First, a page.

Remarks on the Mary Kay Bray Award 2020


SFRA Review, vol. 51, no. 3

From the SFRA 2021 Conference


Remarks on the Mary Kay Bray Award 2020

Agnieszka Kotwasińska, Jessica FitzPatrick and Rich Horton


The 2020 Mary Kay Bray Award considered all non-fiction, fiction, and media reviews, features, interviews or retrospectives published in the SFRA Review over the past year. In a flurry of email exchanges over the past few months, two names kept reappearing in all of our deliberations, which is why we decided to go with our instincts and recognize two excellent reviewers: Virginia L. Conn and Andy Duncan.

Conn’s calm and perceptive voice leads the readers assuredly through complex theoretical and political goals of Anindita Banerjee and Sonja Fritzsche’s edited anthology on socialist and postsocialist SF writing in Europe and Asia: Science Fiction Circuits of the South and East. We welcome the careful contextualization and clear synthesis of this review and Conn’s writing has nothing to fault it except being (deliciously) dense and beautifully layered.

Duncan’s review of Alec Nevala-Lee’s Hugo-nominated book, Astounding: John W. Campbell, Isaac Asimov, Robert A. Heinlein, L. Ron Hubbard, and the Golden Age of Science Fiction, is intelligent and illuminating, both about the substance of the book, and the wider significance of the people the book concerns. We appreciate the way the reviewed text’s relevance is put to question and how Duncan acknowledges the field’s shift in attention to less-known figures in a way that feels respectful and vital. The clarity, strength of writing, and engaging voice is what makes this piece work so well on many levels.

We strongly feel that the two selections are beautifully balanced in that Andy Duncan’s review gives us a very nuanced view of the field’s past, and Virginia L. Conn’s is an exciting look at how we are growing in understanding of the much broader present. We would like to thank the two winners as well as all the contributors and the SFRA Review editing team for their outstanding work!

Remarks on the Speculative Fictions and Cultures of Science Book Award 2020


SFRA Review, vol. 51, no. 3

From the SFRA 2021 Conference


Remarks on the Speculative Fictions and Cultures of Science Book Award 2020

Pawel Frelik


The Speculative Fictions and Cultures of Science Book Award (previously the Science Fiction and Technoculture Studies Book Prize) honors an outstanding scholarly monograph that explores the intersections between popular culture, particularly science fiction, and the discourses and cultures of technoscience. The award is designed to recognize groundbreaking and exceptional contributions to the field. Books published in English between 1 January and 31 December 2020 were eligible for the award. The jury for the prize were Aimee Bahng (Pomona College), Elizabeth Swanstrom (University of Utah), Sherryl Vint (University of California, Riverside), and Paweł Frelik (University of Warsaw), who served as jury chair.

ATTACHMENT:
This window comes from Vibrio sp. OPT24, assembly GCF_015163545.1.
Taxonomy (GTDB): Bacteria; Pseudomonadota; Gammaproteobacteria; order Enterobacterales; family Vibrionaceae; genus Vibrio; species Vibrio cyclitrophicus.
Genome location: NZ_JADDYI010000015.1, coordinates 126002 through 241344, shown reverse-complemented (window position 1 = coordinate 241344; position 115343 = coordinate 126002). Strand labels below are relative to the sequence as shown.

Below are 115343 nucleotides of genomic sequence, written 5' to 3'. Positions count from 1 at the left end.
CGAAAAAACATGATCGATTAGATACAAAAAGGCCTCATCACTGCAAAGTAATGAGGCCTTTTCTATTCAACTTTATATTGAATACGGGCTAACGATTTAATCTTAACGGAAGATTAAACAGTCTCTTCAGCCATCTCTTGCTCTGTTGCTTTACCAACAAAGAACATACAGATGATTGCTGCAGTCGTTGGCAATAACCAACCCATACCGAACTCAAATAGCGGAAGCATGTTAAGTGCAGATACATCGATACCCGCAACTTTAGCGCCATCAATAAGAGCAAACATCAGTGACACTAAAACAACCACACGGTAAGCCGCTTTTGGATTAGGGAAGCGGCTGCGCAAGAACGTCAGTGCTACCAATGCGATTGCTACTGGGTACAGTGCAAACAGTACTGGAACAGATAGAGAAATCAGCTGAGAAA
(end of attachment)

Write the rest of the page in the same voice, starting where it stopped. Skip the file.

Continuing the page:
After intense deliberations the jury announce that the ninth annual SFCS book award has been won by Melody Jue, Associate Professor of English at the University of California, Santa Barbara, for Wild Blue Media: Thinking Through Seawater (Duke UP 2020). Wild Blue Media treats the global ocean itself as both a speculative, science fictional medium and an entity that provokes speculation.In that, the study expands the principal focus of the “ecological” turn by engaging with a wide variety of artistic and cultural objects and practices.

One of the judges saw the monograph as “a beautifully rendered, deeply situated study of underwater mediations from coral mapping to deep-sea photography,” while another described it as helping the readers “think beyond conventional Western epistemologies as it repositions cognitive estrangement and ‘diving as method’ as modes of humanistic enquiry that are embodied, ethically attention to their interactions with their objects of enquiry, and reflexively open to making knowledge anew.” By theorizing the ocean as “a science fictional medium of estrangement,” Wild Blue Media provides affordances for new ways to understand kinship and connectivity.

The judges also decided to recognize, as particularly strong runners-up, William O. Gardner’s The Metabolist Imagination: Visions of the City in Postwar Japanese Architecture and Science Fiction (Minnesota University Press 2020) and Christopher B. Paterson’s Open World Empire: Race, Erotics, and the Global Rise of Video Games (New York University Press 2020). One of the judges praised the former for “a powerful example of how science fiction imaginaries shape collective cultural ways of understanding and inhabiting urban space,” as it approaches speculative architecture with intertwined questions of technology, media, and environment, while another spoke of the latter as ‘taking seriously the pleasures afforded by gaming, even as it demonstrates gaming’s uncomfortable connections to global exploitation and racism” and “not only calls attention to the limitations of the “freedom” gaming promises but also interrogates the play that eludes game design imperatives.”

2020 SFRA Award Winners


SFRA Review, vol. 51, no. 3

From the SFRA Executive Committee


2020 SFRA Award Winners


Support a New Scholar Award
Guangzhao Lyu

Speculative Fictions and Cultures of Science Book Award
Melody Jue for Wild Blue Media

Mary Kay Bray Award
Virginia L. Conn and Andy Duncan

Thomas D. Clareson Award for Distinguished Service
Grace Dillon

Innovative Research Award
Jesse Cohn
Honorable Mention: Adriana Knouf

SFRA Book Award
Upamanyu Pablo Mukherjee
for Final Frontiers: Science Fiction and Technoscience in Non-Aligned India

Lifetime Contributions to SF Scholarship
Veronica Hollinger